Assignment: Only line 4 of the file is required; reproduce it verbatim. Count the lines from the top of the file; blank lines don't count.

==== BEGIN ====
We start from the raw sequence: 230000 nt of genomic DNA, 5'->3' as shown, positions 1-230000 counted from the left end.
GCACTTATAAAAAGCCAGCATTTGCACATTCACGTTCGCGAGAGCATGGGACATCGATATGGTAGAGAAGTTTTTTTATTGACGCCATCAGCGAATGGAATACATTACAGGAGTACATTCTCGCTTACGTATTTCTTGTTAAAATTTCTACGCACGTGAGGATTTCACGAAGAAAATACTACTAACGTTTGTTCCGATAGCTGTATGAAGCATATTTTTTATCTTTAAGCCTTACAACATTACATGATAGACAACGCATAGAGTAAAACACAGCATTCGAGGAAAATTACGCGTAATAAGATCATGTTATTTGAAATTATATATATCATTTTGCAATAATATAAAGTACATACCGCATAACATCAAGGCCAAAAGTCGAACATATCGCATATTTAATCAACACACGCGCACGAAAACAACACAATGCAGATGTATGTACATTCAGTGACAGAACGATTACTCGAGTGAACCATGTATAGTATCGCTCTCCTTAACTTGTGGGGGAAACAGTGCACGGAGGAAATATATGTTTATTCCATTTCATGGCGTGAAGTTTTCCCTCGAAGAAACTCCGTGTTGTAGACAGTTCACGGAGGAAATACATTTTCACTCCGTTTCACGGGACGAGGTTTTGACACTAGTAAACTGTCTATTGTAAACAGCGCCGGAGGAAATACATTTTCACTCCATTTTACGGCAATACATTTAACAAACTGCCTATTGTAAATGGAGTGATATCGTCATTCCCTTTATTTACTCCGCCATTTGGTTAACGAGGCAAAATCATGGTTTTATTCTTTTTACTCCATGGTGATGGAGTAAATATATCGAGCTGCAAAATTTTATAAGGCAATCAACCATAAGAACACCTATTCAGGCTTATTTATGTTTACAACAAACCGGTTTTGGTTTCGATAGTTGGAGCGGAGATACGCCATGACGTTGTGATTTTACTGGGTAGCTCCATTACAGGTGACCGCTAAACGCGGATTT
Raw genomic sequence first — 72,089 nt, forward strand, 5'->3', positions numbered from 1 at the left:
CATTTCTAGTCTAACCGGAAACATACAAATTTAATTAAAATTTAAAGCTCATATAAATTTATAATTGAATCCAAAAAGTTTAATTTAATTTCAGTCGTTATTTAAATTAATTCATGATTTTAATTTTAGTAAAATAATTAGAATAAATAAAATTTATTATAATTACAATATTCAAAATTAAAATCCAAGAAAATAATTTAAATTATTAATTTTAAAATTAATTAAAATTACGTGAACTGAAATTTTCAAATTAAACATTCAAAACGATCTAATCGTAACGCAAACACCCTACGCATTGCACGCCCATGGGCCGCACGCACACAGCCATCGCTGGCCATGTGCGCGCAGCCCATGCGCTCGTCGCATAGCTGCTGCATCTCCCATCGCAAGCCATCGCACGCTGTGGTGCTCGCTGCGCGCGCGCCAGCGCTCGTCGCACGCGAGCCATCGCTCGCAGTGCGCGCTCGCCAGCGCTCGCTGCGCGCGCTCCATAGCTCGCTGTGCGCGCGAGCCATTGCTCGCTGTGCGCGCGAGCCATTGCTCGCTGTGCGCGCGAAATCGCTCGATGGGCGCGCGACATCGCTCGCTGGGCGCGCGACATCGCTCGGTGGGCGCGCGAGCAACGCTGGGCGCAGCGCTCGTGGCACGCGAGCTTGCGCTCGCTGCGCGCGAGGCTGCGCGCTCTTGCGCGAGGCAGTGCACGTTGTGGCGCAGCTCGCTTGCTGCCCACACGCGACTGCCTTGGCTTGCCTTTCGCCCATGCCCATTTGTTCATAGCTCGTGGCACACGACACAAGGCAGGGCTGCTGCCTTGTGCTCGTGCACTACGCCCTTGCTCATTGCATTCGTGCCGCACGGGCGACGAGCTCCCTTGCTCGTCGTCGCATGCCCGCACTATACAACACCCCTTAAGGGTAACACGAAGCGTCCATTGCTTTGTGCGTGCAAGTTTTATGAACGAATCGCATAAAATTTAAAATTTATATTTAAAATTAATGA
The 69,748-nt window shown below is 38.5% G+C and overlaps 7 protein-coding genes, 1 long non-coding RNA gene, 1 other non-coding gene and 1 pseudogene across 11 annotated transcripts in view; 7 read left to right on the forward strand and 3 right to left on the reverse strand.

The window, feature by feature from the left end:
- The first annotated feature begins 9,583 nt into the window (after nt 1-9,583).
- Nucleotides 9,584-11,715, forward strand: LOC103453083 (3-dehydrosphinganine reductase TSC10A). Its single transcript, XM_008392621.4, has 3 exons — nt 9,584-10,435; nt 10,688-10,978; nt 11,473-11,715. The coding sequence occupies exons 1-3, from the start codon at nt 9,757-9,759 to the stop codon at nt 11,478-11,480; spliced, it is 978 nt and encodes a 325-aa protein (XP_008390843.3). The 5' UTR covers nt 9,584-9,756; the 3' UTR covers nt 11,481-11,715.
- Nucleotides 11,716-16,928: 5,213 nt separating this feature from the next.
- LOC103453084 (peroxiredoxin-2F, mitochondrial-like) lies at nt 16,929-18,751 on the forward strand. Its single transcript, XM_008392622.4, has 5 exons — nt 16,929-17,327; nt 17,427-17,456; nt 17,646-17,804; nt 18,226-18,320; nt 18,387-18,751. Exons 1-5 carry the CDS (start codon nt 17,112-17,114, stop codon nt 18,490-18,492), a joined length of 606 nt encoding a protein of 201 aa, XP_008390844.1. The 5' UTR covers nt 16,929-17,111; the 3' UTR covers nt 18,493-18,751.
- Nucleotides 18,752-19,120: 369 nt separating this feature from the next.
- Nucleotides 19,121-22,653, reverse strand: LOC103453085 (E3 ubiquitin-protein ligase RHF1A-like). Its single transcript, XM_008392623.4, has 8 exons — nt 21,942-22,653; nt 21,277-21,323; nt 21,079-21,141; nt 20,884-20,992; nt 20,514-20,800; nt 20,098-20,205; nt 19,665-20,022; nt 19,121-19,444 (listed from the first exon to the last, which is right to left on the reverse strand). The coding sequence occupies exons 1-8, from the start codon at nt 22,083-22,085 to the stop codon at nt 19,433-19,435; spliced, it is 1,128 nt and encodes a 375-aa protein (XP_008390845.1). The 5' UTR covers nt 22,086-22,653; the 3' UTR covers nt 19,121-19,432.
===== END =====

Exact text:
CATTTCTAGTCTAACCGGAAACATACAAATTTAATTAAAATTTAAAGCTCATATAAATTTATAATTGAATCCAAAAAGTTTAATTTAATTTCAGTCGTTATTTAAATTAATTCATGATTTTAATTTTAGTAAAATAATTAGAATAAATAAAATTTATTATAATTACAATATTCAAAATTAAAATCCAAGAAAATAATTTAAATTATTAATTTTAAAATTAATTAAAATTACGTGAACTGAAATTTTCAAATTAAACATTCAAAACGATCTAATCGTAACGCAAACACCCTACGCATTGCACGCCCATGGGCCGCACGCACACAGCCATCGCTGGCCATGTGCGCGCAGCCCATGCGCTCGTCGCATAGCTGCTGCATCTCCCATCGCAAGCCATCGCACGCTGTGGTGCTCGCTGCGCGCGCGCCAGCGCTCGTCGCACGCGAGCCATCGCTCGCAGTGCGCGCTCGCCAGCGCTCGCTGCGCGCGCTCCATAGCTCGCTGTGCGCGCGAGCCATTGCTCGCTGTGCGCGCGAGCCATTGCTCGCTGTGCGCGCGAAATCGCTCGATGGGCGCGCGACATCGCTCGCTGGGCGCGCGACATCGCTCGGTGGGCGCGCGAGCAACGCTGGGCGCAGCGCTCGTGGCACGCGAGCTTGCGCTCGCTGCGCGCGAGGCTGCGCGCTCTTGCGCGAGGCAGTGCACGTTGTGGCGCAGCTCGCTTGCTGCCCACACGCGACTGCCTTGGCTTGCCTTTCGCCCATGCCCATTTGTTCATAGCTCGTGGCACACGACACAAGGCAGGGCTGCTGCCTTGTGCTCGTGCACTACGCCCTTGCTCATTGCATTCGTGCCGCACGGGCGACGAGCTCCCTTGCTCGTCGTCGCATGCCCGCACTATACAACACCCCTTAAGGGTAACACGAAGCGTCCATTGCTTTGTGCGTGCAAGTTTTATGAACGAATCGCATAAAATTTAAAATTTATATTTAAAATTAATGA